Essay, Research Paper: Abe Lincoln

Literature: Civil War

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Abraham Lincoln’s assassination was a malevolent ending to an already bitter
and spiteful event in American history, the Civil War. John Wilkes Booth and his
group of co-conspirators developed plans in the late summer of 1864 to only
kidnap the President and take him the Confederate capital of Richmond and hold
him in return for Confederate prisoners of war. Booth’s group of conspirators:
Samuel Arnold, Michael O’Laughlen, John Surratt, Lewis Paine, George Atzerodt,
David Herold, and Mary Surratt (John’s wife), made plans on March 17, 1865, to
capture Lincoln, who was scheduled to see a play at a hospital in the outskirts
of Washington. However, Lincoln changed plans and remained in the capital
("Booth" 98) On April 9, 1865, General Lee surrendered to General
Grant at Appomattox. Two days later Lincoln delivered a speech in front of the
White House to a group that had gathered outside. Booth, being present in this
group, heard Lincoln suggest that certain voting rights should be granted to the
blacks. Infuriated, being a racist, Booth’s plans now turned from the
kidnapping of Lincoln to his assassination (Lewis, Neely 115) Three days before
his assassination Lincoln told of a dream he had to his wife and one of his
friends, Ward Hill Lamon. According to Lamon, the President said: "About
ten days ago, I retired very late. I had been waiting up for some important
dispatches from the front. I could not have been long in bed when I fell into a
slumber, for I was weary. I soon began to dream. There seemed to be a death-like
stillness about me. Then I heard subdued sobs, as if a number of people were
weeping. I thought I left my bed and wandered downstairs. There the silence was
broken by the same pitiful sobbing, but the mourners were invisible. I went from
room to room; no living person was in sight, but the same mournful sounds of
distress met me as I passed along. I saw light in all the rooms; every object
was familiar to me; but where were all the people who were grieving as if their
hearts would break? I was puzzled and alarmed. What could be the meaning of all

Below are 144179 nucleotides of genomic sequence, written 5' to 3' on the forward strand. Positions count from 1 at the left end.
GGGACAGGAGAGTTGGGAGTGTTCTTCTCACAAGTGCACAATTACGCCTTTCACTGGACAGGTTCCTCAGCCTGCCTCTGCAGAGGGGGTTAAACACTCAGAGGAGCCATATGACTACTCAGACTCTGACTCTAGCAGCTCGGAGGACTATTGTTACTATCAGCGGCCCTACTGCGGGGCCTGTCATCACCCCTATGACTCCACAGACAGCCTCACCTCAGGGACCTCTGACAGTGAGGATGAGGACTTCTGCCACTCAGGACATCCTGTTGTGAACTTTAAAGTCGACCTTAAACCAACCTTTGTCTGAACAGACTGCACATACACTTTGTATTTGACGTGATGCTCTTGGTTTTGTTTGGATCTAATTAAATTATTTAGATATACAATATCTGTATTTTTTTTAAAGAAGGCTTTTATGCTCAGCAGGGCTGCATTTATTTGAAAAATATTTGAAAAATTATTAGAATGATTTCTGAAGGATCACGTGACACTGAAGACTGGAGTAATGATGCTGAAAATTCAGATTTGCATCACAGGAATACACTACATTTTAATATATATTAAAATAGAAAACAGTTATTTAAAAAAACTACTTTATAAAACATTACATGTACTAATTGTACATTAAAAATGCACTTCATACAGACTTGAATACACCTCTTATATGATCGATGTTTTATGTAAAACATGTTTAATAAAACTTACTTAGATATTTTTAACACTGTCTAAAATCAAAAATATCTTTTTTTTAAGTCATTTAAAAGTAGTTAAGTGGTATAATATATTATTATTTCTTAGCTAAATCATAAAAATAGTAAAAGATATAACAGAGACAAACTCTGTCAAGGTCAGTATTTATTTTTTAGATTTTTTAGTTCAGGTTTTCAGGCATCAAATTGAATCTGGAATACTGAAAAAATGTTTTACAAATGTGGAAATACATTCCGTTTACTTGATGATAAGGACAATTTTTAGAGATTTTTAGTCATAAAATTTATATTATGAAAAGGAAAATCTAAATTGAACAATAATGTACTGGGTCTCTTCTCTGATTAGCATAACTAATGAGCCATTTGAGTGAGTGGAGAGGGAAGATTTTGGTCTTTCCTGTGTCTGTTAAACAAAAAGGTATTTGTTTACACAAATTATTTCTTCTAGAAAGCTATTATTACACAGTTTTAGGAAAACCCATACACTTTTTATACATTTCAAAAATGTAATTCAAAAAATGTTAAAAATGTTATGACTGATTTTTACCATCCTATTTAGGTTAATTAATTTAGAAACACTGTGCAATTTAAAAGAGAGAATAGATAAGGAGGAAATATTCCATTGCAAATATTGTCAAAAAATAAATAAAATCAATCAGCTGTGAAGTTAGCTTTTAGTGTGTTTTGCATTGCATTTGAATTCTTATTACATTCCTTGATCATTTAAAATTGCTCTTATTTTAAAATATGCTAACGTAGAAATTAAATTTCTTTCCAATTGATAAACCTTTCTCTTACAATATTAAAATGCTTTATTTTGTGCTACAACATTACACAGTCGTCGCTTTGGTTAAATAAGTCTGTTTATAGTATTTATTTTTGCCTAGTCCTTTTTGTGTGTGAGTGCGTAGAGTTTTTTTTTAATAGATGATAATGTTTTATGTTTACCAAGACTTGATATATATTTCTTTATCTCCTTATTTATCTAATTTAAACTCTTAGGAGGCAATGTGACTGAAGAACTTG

this? Determined to find the cause of the state of things so mysterious and
shocking, I kept on until I arrived at the East Room, which I entered. There I
met a sickening surprise. Before me was a catafalque, on which rested a corpse
wrapped in funeral vestments. Around it were stationed soldiers who were acting
as guards; and there was a throng of people, gazing mournfully upon the corpse,
whose face was covered, others weeping pitifully. ‘Who is dead in the White
House?’ I demanded of one of the soldiers, ‘The President,’ was his
answer; ‘he was killed by an assassin.’ Then came a loud burst of grief from
the crows, which woke me from my dream. I slept no more that night; and although
it was only a dream, I have been strangely annoyed by it ever
since."((Online)…) Was it possible that President
Lincoln knew of his assassination before it actually happened? On the morning of
Friday, April 14, Booth stopped by Ford’s Theatre and found out that President
Lincoln and General Grant were planning on attending the evening performance of
Our American Cousin. Booth then held one final meeting with the conspirators and
said he would kill Lincoln at the theater, he had found out that Grant had left
town. Atzerodt was to kill the Vice-President Andrew Johnson at Kirkwood House
where he resided. Powell and Herold were assigned to kill the Secretary of State
William Seward. Both attacks were scheduled to take place simultaneously at
approximately 10:15 p.m. that night. Booth hoped that the resulting chaos and
weakness in the government could lead to a comeback for the South (:Lewis, Neely
187) At about 7:00 p.m. William H. Crook, Lincoln’s bodyguard, was relieved
three hours late by John Parker. Parker was told to be on hand at Ford’s